Yesterday, Governor Walz signed the bill legalizing marijuana for adult recreational use in Minnesota. Since 1939, possession of marijuana for recreational purposes has been against the law here in the gopher state. The law signed yesterday begins the process of full legalization. But many questions remain. (The entire bill is over 300 pages long and makes for rather dry reading, so I’m still working my way through it. Below are some of the highlights so far).
What we do know is this – effective August 1, 2023, it is no longer against the law for adults (age 21+) to possess marijuana in Minnesota. There are still limitations as to how much a person can have, but they’re pretty lax – up to 2 pounds of marijuana flower (though only 2 ounces in public), 800 grams of edibles, and up to 8 grams of THC concentrate. The new law also allows people to grow marijuana plants at home, though again with some limitations (8 plants total, with no more than 4 flowering at one time).
What we don’t yet know is what sales of marijuana products will look like in the future, or even when exactly they will take place. The new law establishes several new government entities to oversee this process, and many decisions will be made by those groups. It appears that the new Cannabis Advisory Council will be tasked with overseeing this process. The Council is made up of a diverse group of (by my count) 51 people, including representatives from tribal governments, law enforcement, medical professionals, substance use disorder professionals, agricultural experts, experts in minority and female owned businesses, and more. The law also requires numerous studies to evaluate how Minnesota’s implementation of this new law is working.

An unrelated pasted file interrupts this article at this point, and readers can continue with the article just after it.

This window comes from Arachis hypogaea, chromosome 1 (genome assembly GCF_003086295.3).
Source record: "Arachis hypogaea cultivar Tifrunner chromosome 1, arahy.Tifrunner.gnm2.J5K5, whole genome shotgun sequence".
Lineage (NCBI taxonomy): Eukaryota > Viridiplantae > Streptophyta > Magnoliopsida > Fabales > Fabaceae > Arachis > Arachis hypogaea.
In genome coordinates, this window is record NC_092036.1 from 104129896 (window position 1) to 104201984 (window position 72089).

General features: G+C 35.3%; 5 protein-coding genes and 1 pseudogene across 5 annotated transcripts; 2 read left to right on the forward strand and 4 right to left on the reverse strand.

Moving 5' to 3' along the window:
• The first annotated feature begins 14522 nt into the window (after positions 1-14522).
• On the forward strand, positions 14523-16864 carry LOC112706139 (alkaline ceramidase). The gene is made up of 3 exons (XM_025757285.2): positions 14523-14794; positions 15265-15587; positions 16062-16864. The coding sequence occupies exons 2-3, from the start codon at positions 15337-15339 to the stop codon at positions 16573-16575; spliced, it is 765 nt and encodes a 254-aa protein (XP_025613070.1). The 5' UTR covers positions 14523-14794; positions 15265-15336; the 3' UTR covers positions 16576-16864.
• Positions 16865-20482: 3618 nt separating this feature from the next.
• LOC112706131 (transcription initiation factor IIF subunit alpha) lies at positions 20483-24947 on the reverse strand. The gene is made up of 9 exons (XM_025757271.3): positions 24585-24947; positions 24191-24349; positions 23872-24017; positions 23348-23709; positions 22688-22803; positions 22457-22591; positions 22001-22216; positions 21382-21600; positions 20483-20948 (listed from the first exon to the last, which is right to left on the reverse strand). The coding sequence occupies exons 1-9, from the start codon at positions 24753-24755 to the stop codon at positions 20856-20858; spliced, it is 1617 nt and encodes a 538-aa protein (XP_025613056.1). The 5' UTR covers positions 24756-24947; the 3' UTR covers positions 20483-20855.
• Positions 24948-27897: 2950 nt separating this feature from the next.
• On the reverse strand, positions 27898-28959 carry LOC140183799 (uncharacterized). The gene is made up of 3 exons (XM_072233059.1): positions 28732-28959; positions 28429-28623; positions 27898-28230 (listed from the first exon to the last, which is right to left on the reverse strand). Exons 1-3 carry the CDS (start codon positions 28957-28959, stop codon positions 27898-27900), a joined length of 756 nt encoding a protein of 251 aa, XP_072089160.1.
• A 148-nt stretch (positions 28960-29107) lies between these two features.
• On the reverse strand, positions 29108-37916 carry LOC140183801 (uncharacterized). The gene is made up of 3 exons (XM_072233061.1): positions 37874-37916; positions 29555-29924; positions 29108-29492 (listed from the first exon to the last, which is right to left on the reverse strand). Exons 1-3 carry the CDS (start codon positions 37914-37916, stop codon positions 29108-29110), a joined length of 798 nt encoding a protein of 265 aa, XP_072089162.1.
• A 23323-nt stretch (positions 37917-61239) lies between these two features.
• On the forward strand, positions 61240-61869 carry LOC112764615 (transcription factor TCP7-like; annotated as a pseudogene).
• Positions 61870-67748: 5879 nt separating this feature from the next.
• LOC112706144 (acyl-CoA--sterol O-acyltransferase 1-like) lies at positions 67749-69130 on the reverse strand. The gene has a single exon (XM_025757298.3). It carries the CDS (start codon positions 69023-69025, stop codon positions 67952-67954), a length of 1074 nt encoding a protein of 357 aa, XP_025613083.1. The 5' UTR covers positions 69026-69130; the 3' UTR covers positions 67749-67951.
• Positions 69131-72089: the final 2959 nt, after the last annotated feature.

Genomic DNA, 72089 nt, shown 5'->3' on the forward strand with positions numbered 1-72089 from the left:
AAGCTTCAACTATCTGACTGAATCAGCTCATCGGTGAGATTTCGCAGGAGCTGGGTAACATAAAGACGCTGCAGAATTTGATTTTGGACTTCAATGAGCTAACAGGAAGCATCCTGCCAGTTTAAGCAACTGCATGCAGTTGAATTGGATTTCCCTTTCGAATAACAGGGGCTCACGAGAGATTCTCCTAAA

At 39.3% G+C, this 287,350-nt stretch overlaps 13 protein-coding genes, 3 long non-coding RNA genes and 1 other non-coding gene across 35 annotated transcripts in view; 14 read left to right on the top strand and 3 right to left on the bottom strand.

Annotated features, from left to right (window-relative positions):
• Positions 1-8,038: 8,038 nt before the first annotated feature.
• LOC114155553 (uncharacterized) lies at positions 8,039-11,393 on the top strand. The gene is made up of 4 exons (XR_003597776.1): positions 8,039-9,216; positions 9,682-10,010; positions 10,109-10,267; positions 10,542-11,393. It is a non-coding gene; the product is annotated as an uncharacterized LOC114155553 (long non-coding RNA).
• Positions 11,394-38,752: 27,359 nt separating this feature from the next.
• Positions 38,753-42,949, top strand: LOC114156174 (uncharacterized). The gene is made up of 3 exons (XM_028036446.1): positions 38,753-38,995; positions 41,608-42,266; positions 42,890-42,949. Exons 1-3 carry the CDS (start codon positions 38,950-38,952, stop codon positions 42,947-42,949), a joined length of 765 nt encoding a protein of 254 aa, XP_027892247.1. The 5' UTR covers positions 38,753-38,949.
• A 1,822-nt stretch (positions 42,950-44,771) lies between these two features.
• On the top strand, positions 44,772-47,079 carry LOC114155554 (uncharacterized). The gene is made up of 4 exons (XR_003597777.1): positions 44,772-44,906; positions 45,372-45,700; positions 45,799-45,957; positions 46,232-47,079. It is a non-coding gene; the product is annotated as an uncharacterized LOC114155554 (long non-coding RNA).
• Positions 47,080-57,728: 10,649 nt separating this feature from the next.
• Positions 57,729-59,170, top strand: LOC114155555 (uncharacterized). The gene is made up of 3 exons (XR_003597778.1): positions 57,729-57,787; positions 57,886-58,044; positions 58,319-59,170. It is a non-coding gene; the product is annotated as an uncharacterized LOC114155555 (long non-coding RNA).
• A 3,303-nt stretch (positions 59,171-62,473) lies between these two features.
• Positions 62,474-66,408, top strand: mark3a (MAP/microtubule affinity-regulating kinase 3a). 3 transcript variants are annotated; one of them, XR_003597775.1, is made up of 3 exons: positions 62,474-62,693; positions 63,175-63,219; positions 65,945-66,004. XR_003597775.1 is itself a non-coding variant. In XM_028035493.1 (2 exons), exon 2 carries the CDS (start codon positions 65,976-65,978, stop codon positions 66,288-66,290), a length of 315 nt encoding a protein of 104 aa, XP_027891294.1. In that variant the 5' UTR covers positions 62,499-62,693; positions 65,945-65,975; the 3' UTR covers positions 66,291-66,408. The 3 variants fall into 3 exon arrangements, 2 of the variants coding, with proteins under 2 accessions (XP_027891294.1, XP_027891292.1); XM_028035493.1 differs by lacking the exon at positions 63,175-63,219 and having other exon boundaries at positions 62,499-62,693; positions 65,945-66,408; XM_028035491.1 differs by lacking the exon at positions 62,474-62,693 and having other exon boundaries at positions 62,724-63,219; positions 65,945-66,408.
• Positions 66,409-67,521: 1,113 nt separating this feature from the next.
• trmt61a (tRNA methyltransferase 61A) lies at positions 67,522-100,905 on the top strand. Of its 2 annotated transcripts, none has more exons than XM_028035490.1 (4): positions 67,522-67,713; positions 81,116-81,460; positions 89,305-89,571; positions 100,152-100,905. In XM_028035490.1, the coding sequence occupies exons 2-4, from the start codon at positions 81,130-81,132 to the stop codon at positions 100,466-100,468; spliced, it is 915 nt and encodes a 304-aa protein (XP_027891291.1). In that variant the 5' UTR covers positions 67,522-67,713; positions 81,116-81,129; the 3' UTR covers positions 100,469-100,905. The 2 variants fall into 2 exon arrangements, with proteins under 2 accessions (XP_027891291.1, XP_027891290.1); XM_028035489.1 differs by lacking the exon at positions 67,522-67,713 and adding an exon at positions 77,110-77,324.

Finally, the new law also includes provisions allowing for expungement of prior marijuana-related convictions, even going so far as to automatically expunge certain offenses. The automatic expungement provision applies primarily to low level marijuana offenses – simple possession and possession in a motor vehicle, as well as cases that were dismissed or otherwise resolved in the defendant’s favor. The Bureau of Criminal Apprehension will be responsible for identifying those cases eligible for automatic expungement.
This is a major change in Minnesota law, and will no doubt have numerous trickle-down effects on Minnesota’s criminal justice system.